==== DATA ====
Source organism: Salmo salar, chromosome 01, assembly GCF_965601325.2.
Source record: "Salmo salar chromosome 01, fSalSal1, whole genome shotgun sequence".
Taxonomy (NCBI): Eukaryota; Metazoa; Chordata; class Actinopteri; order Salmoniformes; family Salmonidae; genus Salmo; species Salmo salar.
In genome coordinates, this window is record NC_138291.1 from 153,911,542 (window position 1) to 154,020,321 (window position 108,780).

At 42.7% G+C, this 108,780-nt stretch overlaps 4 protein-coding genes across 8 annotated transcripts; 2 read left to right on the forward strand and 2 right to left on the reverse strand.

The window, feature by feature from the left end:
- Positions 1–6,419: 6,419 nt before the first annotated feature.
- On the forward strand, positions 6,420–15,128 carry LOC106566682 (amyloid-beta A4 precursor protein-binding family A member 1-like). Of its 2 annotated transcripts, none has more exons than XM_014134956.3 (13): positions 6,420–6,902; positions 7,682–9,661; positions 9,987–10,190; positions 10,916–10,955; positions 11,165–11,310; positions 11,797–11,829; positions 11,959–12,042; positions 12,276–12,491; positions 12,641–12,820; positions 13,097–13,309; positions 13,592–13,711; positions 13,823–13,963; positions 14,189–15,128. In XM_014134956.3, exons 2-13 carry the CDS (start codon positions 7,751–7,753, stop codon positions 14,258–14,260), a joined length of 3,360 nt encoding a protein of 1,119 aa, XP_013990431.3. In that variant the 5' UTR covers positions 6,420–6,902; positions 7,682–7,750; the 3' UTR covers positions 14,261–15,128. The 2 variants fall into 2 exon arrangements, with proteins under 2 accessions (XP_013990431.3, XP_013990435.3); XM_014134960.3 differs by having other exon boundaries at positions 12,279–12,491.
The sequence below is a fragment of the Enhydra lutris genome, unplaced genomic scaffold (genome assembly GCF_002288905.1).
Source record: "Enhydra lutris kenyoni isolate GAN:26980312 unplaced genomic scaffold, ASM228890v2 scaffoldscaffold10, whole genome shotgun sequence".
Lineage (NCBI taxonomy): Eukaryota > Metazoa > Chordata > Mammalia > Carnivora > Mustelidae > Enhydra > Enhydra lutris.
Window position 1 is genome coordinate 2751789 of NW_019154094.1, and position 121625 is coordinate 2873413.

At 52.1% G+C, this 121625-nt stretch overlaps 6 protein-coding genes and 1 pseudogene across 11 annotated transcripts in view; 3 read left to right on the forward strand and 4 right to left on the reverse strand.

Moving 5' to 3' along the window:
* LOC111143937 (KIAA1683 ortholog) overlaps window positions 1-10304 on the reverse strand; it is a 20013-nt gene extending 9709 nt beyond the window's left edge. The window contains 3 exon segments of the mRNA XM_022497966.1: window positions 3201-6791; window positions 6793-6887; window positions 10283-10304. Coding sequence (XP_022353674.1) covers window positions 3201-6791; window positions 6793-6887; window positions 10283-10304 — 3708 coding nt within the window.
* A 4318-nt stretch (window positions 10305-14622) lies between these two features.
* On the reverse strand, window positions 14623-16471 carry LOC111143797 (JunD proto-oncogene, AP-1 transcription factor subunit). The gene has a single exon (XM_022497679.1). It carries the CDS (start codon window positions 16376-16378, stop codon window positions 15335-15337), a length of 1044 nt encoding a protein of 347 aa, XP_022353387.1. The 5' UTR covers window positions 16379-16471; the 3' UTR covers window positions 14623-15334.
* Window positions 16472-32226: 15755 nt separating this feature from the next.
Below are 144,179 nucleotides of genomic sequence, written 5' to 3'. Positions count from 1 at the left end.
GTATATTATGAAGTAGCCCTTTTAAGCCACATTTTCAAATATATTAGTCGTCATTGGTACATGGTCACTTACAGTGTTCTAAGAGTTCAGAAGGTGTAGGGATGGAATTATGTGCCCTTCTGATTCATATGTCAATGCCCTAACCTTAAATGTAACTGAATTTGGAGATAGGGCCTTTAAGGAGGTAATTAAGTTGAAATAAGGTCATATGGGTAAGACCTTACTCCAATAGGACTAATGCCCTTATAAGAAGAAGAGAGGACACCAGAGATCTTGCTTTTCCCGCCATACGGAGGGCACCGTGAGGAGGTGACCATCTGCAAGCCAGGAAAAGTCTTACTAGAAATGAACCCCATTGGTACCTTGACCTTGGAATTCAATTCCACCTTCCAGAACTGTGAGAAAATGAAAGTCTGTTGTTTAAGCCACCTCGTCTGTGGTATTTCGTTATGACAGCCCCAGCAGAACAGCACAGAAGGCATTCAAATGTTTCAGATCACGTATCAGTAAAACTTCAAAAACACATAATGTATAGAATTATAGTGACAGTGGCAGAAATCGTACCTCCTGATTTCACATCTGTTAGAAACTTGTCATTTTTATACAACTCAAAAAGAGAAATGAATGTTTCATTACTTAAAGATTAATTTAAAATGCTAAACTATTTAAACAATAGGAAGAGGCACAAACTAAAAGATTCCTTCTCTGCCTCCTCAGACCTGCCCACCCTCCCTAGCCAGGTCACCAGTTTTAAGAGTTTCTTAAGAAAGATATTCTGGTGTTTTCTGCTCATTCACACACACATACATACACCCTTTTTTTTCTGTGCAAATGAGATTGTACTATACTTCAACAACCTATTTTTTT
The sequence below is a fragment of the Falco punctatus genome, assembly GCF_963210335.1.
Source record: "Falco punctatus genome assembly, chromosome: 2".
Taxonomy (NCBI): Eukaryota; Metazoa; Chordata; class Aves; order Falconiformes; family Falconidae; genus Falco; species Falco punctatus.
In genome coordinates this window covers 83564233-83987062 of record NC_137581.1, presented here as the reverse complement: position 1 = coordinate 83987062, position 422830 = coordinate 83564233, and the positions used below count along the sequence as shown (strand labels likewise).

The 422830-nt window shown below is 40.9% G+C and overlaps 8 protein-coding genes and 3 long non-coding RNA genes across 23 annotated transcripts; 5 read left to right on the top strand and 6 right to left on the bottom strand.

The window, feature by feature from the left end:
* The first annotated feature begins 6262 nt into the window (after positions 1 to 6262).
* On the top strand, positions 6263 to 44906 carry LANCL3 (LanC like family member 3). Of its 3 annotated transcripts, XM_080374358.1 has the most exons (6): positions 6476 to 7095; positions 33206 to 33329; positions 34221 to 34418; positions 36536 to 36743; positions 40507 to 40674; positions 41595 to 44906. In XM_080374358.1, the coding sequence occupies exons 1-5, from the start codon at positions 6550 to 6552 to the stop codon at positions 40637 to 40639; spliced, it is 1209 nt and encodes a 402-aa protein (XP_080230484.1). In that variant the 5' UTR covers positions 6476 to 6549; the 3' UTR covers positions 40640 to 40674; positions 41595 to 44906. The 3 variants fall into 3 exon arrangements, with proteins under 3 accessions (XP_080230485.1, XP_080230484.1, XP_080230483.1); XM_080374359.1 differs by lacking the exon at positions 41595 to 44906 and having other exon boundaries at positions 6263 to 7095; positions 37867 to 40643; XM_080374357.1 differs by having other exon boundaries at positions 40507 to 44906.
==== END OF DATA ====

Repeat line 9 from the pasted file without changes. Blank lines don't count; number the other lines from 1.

The sequence below is a fragment of the Enhydra lutris genome, unplaced genomic scaffold (genome assembly GCF_002288905.1).